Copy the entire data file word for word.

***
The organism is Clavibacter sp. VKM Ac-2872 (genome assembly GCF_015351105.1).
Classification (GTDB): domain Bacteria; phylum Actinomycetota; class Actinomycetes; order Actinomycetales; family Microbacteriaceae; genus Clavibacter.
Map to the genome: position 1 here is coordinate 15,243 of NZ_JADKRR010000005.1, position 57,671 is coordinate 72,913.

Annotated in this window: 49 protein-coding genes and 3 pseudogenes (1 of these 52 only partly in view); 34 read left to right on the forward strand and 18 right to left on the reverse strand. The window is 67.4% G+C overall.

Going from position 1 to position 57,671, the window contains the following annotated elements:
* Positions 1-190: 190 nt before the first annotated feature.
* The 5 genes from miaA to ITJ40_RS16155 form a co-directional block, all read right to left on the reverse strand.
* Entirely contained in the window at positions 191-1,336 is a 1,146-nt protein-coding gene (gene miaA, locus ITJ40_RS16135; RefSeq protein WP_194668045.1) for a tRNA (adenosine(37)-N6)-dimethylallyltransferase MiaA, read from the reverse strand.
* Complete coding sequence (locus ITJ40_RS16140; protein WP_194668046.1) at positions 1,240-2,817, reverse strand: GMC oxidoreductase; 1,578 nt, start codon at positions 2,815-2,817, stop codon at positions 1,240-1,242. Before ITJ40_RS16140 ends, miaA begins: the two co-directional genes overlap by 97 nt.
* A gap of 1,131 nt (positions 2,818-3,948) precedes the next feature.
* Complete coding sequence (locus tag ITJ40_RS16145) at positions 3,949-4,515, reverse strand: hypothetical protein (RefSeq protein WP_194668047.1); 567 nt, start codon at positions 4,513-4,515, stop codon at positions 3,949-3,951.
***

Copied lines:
The organism is Clavibacter sp. VKM Ac-2872 (genome assembly GCF_015351105.1).
Classification (GTDB): domain Bacteria; phylum Actinomycetota; class Actinomycetes; order Actinomycetales; family Microbacteriaceae; genus Clavibacter.
Map to the genome: position 1 here is coordinate 15,243 of NZ_JADKRR010000005.1, position 57,671 is coordinate 72,913.

Annotated in this window: 49 protein-coding genes and 3 pseudogenes (1 of these 52 only partly in view); 34 read left to right on the forward strand and 18 right to left on the reverse strand. The window is 67.4% G+C overall.

Going from position 1 to position 57,671, the window contains the following annotated elements:
* Positions 1-190: 190 nt before the first annotated feature.
* The 5 genes from miaA to ITJ40_RS16155 form a co-directional block, all read right to left on the reverse strand.
* Entirely contained in the window at positions 191-1,336 is a 1,146-nt protein-coding gene (gene miaA, locus ITJ40_RS16135; RefSeq protein WP_194668045.1) for a tRNA (adenosine(37)-N6)-dimethylallyltransferase MiaA, read from the reverse strand.
* Complete coding sequence (locus ITJ40_RS16140; protein WP_194668046.1) at positions 1,240-2,817, reverse strand: GMC oxidoreductase; 1,578 nt, start codon at positions 2,815-2,817, stop codon at positions 1,240-1,242. Before ITJ40_RS16140 ends, miaA begins: the two co-directional genes overlap by 97 nt.
* A gap of 1,131 nt (positions 2,818-3,948) precedes the next feature.
* Complete coding sequence (locus tag ITJ40_RS16145) at positions 3,949-4,515, reverse strand: hypothetical protein (RefSeq protein WP_194668047.1); 567 nt, start codon at positions 4,513-4,515, stop codon at positions 3,949-3,951.